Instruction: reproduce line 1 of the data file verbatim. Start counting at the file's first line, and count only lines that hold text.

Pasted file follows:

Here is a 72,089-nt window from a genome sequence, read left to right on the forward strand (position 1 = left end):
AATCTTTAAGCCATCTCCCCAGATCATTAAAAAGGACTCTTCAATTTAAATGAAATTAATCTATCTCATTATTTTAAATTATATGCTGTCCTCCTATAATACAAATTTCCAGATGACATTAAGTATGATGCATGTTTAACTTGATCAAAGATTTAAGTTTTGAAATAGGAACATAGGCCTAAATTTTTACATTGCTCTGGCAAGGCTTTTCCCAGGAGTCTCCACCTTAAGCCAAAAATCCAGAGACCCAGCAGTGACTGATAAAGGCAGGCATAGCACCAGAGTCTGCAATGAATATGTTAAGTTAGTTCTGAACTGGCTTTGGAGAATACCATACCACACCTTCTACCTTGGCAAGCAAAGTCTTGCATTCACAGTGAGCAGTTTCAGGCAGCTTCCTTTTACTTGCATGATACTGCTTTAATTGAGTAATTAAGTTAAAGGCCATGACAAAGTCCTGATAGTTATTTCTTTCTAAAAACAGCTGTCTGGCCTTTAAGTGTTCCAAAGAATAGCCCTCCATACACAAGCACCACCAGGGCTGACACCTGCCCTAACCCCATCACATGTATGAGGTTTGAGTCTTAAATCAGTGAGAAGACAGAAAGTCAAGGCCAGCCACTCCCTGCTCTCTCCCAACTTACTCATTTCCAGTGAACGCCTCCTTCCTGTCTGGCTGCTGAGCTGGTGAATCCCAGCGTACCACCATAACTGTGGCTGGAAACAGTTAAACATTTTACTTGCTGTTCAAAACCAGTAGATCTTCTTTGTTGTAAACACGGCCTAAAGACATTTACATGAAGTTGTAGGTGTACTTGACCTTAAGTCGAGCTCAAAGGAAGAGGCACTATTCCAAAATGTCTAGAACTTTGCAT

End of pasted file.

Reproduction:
Here is a 72,089-nt window from a genome sequence, read left to right on the forward strand (position 1 = left end):